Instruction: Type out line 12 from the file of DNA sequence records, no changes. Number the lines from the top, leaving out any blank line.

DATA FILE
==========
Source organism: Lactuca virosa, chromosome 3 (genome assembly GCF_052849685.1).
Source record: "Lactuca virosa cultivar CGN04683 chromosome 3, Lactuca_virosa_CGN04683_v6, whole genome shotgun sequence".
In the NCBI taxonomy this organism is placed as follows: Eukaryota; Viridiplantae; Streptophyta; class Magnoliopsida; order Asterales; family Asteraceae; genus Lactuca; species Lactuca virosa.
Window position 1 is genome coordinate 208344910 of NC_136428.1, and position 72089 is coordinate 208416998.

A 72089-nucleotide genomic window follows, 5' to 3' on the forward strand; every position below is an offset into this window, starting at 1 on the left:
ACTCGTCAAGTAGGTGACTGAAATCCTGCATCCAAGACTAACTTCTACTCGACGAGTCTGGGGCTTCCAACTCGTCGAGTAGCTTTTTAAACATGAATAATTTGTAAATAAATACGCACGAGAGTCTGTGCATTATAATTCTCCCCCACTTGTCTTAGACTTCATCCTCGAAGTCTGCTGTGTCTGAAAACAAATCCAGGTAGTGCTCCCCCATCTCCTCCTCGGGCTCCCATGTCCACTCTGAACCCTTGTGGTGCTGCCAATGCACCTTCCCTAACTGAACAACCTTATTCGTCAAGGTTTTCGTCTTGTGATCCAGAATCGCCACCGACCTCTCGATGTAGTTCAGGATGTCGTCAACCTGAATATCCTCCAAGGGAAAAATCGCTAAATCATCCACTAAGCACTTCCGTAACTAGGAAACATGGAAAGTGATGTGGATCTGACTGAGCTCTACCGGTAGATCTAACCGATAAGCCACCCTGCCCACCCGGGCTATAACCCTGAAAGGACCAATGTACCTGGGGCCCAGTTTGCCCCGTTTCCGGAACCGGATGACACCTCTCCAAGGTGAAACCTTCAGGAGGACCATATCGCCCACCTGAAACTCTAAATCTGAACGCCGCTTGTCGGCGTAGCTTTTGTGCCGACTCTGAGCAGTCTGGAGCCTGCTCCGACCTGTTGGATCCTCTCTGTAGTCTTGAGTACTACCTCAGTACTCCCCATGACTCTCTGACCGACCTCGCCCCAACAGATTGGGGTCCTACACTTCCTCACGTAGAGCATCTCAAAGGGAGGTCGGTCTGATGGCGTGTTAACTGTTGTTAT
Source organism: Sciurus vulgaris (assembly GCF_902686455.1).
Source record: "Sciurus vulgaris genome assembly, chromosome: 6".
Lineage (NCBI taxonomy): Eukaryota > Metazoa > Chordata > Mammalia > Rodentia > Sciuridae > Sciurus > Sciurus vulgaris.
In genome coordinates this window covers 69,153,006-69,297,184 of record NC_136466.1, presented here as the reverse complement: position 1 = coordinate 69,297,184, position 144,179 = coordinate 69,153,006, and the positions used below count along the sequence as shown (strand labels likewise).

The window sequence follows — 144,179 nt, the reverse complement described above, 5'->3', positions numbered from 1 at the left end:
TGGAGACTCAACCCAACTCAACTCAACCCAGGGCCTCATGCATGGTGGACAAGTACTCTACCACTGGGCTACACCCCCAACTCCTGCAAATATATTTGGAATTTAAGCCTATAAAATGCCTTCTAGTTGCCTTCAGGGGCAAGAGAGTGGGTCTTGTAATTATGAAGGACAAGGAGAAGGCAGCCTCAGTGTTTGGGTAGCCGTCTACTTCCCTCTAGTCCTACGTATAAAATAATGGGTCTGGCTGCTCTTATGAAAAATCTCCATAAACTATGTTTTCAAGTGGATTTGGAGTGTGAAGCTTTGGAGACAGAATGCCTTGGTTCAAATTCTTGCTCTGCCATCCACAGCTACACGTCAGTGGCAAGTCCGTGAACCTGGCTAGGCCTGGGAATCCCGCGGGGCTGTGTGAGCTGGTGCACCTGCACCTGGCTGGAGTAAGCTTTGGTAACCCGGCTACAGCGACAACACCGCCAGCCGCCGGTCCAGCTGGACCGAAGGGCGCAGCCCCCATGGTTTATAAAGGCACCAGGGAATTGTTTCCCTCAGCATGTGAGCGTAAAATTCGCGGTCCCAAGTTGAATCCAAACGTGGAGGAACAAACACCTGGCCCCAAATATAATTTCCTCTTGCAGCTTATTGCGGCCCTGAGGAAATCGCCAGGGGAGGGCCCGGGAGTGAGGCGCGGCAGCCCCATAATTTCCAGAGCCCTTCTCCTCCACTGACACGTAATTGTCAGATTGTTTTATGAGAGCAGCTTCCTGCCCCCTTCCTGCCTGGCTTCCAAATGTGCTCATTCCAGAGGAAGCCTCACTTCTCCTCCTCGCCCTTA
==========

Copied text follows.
TGGAGACTCAACCCAACTCAACTCAACCCAGGGCCTCATGCATGGTGGACAAGTACTCTACCACTGGGCTACACCCCCAACTCCTGCAAATATATTTGGAATTTAAGCCTATAAAATGCCTTCTAGTTGCCTTCAGGGGCAAGAGAGTGGGTCTTGTAATTATGAAGGACAAGGAGAAGGCAGCCTCAGTGTTTGGGTAGCCGTCTACTTCCCTCTAGTCCTACGTATAAAATAATGGGTCTGGCTGCTCTTATGAAAAATCTCCATAAACTATGTTTTCAAGTGGATTTGGAGTGTGAAGCTTTGGAGACAGAATGCCTTGGTTCAAATTCTTGCTCTGCCATCCACAGCTACACGTCAGTGGCAAGTCCGTGAACCTGGCTAGGCCTGGGAATCCCGCGGGGCTGTGTGAGCTGGTGCACCTGCACCTGGCTGGAGTAAGCTTTGGTAACCCGGCTACAGCGACAACACCGCCAGCCGCCGGTCCAGCTGGACCGAAGGGCGCAGCCCCCATGGTTTATAAAGGCACCAGGGAATTGTTTCCCTCAGCATGTGAGCGTAAAATTCGCGGTCCCAAGTTGAATCCAAACGTGGAGGAACAAACACCTGGCCCCAAATATAATTTCCTCTTGCAGCTTATTGCGGCCCTGAGGAAATCGCCAGGGGAGGGCCCGGGAGTGAGGCGCGGCAGCCCCATAATTTCCAGAGCCCTTCTCCTCCACTGACACGTAATTGTCAGATTGTTTTATGAGAGCAGCTTCCTGCCCCCTTCCTGCCTGGCTTCCAAATGTGCTCATTCCAGAGGAAGCCTCACTTCTCCTCCTCGCCCTTA